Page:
3.30pm: Having a wander around the paddock. Everywhere you look, there’s a Holden Commodore hoon machine road car on display that looks no different whatsoever from anything you’ll see on a Friday night in the Templestowe McDonald’s car park. How is this an “exhibit”, exactly?
For the first time in Formula One history, it appears that tobacco sales have now been completely banned from the circuit. In their place – here for the first time this year – have come countless betting stalls, pimped by girls barely old enough to legally put on a wager themselves. So gambling is now apparently okay. And it’s still fine to drink yourself to death.
5.09pm: Qualifying is on. It’s very pretty. But the whole place feels wrong.
5.46pm: Down to the final ten. Textbook. It’s so boring I’m thinking I must be in the late ’90s.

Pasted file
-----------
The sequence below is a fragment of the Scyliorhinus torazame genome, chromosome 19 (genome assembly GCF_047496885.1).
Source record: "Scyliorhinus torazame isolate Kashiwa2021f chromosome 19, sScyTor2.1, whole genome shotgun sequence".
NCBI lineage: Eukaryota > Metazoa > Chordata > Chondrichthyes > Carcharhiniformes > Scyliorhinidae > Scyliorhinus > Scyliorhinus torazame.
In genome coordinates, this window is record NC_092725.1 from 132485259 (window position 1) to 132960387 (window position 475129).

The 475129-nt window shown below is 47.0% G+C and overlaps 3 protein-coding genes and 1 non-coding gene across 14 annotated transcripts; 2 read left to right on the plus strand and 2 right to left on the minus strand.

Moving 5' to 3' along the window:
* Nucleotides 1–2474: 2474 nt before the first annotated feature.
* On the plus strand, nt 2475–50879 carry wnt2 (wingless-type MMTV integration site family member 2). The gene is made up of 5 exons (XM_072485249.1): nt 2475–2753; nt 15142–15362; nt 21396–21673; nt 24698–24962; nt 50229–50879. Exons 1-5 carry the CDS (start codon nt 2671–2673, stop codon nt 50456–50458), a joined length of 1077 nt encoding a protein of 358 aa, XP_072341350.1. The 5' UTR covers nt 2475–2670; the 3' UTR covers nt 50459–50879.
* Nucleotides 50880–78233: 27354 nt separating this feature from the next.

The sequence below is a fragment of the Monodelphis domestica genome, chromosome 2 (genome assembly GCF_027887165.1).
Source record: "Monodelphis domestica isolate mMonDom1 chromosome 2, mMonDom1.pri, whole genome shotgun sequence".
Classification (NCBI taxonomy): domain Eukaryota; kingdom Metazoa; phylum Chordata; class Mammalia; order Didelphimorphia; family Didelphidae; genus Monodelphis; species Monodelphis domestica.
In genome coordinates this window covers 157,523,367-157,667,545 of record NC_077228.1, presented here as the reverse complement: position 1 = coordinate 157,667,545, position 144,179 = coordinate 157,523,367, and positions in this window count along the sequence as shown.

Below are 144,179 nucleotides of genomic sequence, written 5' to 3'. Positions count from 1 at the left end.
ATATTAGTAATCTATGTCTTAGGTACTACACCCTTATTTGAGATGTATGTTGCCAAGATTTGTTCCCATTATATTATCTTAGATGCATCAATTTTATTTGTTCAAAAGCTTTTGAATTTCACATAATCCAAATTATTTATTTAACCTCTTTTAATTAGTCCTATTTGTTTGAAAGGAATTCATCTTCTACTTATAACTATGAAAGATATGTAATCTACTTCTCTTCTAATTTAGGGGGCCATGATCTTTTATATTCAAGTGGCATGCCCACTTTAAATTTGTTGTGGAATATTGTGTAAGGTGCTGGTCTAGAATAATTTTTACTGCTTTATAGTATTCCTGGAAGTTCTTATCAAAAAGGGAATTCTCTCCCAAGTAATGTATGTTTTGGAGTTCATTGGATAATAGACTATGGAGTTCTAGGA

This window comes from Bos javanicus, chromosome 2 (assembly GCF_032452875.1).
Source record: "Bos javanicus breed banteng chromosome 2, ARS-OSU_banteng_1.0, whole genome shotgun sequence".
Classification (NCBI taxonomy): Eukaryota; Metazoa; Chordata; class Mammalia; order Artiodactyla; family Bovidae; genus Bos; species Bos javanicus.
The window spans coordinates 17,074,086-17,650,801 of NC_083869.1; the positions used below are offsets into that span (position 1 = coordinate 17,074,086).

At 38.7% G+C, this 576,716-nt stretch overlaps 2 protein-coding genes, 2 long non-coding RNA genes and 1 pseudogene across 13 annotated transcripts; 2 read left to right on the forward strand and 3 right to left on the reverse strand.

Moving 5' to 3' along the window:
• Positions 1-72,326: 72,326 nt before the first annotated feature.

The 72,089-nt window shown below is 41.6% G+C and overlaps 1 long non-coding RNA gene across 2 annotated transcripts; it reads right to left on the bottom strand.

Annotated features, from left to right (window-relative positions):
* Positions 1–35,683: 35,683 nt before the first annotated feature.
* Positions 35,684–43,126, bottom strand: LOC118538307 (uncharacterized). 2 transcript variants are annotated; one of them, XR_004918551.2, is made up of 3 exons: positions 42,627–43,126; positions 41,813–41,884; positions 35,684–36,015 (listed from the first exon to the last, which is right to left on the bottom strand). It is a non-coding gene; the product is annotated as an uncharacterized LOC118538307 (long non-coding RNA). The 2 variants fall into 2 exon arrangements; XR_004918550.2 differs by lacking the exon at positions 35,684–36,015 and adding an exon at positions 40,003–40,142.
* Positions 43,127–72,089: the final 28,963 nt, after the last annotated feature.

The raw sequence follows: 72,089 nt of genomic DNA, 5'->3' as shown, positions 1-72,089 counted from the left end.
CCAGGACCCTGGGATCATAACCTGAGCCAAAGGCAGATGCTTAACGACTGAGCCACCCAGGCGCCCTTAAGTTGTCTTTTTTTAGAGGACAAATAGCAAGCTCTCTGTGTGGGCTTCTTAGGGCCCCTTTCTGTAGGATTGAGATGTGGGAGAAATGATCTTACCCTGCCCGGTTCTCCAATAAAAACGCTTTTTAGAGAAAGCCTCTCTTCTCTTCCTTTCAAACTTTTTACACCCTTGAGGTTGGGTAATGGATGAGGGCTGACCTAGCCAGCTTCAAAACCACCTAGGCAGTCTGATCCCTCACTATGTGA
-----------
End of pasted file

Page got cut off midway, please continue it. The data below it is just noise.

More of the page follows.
Junior World Champion Bieber whizzes off into the distance, en route to the first pole of the year. I see no tangible reason why this won’t happen again and again for the rest of the season. He’s going to be very hard to beat if his Tonka car stays in one piece.
5.50pm: Ruby Rose is performing on the stage out of the corner of my eye. She is truly rubbish. It sounds like the ’90s gone wrong.
6.10pm: All over, as per the script. Vettel, Hamilton, Webber, Button, Alonso. It’s like a Who’s Who of the Yalta Conference. I’m out of here. Off to drown my sorrows in a seedy bar somewhere with the perpetually sad-eyed Nigel Mansell. Now there’s a proper racing driver for you.
*NOTE: Apologies for the quality of the photographs: we’ve been having trouble with our photocopier here at DNC Towers recently.